Impact of regeneration method on stand structure prior to first thinning. Comparative study North Karelia, Finland vs. Republic of Karelia, Russian Federation.
Uuttera J., Maltamo M. (1995). Impact of regeneration method on stand structure prior to first thinning. Comparative study North Karelia, Finland vs. Republic of Karelia, Russian Federation. Silva Fennica vol. 29 no. 4 article id 5562. https://doi.org/10.14214/sf.a9213
Comparisons were made between artificially and naturally regenerated stands in the south-eastern part of North Karelia, Finland, and naturally regenerated stands in the western parts of the Republic of Karelia, Russian Federation. The effect of soil fertility and silvicultural operations on the stand structure was also investigated.
The results of the study show clearly that when forests are artificially regenerated the stand structure includes less variation when compared with the stands naturally regenerated. Differences between the regeneration methods are clearer the more fertile the forest site is. Within the regeneration method there is also a clear trend in stand structure, with the variation decreasing the poorer the site. The effect of silvicultural operations, i.e. the cleaning of the sapling stand, has disappeared by the time of first thinning, although it appears to have a permanent effect on the dynamics of the tree species within a stand.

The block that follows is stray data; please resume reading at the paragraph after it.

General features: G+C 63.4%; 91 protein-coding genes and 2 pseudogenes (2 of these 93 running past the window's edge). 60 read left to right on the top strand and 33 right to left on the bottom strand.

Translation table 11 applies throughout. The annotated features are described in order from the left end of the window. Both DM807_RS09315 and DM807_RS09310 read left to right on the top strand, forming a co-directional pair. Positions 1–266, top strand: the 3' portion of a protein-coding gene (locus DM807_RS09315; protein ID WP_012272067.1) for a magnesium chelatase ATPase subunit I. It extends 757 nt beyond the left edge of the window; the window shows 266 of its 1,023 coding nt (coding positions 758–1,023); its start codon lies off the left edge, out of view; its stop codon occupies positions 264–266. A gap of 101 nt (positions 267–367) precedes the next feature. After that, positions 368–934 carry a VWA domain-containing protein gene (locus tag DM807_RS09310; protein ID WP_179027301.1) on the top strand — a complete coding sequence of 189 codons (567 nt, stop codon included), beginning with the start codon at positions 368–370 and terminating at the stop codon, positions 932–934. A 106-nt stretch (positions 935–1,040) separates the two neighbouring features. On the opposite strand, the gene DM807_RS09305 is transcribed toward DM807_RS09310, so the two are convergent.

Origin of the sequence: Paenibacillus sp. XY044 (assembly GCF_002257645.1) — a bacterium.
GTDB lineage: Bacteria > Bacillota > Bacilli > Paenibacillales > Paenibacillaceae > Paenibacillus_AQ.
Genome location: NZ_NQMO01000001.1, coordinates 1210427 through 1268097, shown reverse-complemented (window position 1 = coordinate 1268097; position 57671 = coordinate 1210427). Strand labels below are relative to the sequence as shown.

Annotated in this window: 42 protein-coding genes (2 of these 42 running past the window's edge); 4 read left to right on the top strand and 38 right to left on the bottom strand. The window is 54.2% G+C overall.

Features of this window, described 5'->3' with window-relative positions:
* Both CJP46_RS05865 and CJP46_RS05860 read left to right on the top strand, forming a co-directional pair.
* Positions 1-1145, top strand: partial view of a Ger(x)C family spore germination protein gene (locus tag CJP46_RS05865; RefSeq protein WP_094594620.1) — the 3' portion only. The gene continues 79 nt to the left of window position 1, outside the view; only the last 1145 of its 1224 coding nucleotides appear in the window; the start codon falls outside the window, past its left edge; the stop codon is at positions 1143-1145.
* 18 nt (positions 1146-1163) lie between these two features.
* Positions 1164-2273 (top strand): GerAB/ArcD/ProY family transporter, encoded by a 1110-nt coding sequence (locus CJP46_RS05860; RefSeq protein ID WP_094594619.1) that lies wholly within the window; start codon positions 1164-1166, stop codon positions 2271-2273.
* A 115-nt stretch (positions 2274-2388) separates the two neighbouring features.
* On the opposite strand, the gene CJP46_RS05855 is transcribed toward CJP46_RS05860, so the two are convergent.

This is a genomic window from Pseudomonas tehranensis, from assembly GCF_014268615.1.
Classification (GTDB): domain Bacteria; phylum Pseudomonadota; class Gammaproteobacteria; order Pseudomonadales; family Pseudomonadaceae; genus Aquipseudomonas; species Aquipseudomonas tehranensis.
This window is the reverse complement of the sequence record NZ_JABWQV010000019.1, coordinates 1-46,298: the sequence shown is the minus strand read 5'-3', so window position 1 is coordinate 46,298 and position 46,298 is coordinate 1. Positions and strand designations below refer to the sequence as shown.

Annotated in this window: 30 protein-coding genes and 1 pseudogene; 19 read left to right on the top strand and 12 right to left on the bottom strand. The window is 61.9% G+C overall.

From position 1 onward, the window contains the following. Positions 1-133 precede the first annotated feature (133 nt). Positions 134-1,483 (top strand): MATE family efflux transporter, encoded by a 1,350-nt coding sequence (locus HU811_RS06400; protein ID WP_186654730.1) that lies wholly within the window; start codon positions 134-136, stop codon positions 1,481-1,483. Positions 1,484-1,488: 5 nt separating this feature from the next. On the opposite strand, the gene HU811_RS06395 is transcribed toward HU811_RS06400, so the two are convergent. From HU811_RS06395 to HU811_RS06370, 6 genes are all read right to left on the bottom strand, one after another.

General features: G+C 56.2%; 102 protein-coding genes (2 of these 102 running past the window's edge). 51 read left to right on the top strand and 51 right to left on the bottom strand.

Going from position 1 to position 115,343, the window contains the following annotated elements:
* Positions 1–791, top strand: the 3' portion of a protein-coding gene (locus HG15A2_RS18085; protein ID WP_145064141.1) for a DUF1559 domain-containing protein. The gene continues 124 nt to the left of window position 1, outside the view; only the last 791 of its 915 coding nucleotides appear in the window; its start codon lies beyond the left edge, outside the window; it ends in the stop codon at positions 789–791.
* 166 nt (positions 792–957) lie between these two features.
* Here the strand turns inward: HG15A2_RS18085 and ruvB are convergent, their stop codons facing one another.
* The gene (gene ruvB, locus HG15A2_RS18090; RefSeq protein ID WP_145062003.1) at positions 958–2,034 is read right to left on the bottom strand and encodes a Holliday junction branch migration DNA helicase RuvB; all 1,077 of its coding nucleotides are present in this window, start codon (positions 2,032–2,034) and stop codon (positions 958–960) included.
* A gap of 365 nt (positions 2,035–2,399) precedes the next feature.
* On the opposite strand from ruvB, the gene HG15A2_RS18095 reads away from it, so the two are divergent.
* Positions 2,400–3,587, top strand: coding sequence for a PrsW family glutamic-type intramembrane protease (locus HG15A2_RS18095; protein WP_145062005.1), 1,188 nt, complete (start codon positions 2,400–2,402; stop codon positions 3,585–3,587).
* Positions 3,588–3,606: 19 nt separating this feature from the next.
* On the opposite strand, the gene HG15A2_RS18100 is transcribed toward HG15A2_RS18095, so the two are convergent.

The variation of the stand structure can be regarded as an essential factor for the potential biodiversity of the stand also at its young vegetation succession stage. This capacity for maintaining the forest biodiversity, developed at the young vegetation succession stage, becomes increasingly important in subsequent vegetation succession stages. Natural regeneration provides improved possibilities for the operations preserving forest biodiversity, as it generates more dense stands with a wider variation in stand structure, compared to artificial regeneration.
natural regeneration; stand structure; artificial regeneration; potential biodiversity; regeneration strategy
Published in 1995
Available at https://doi.org/10.14214/sf.a9213 | Download PDF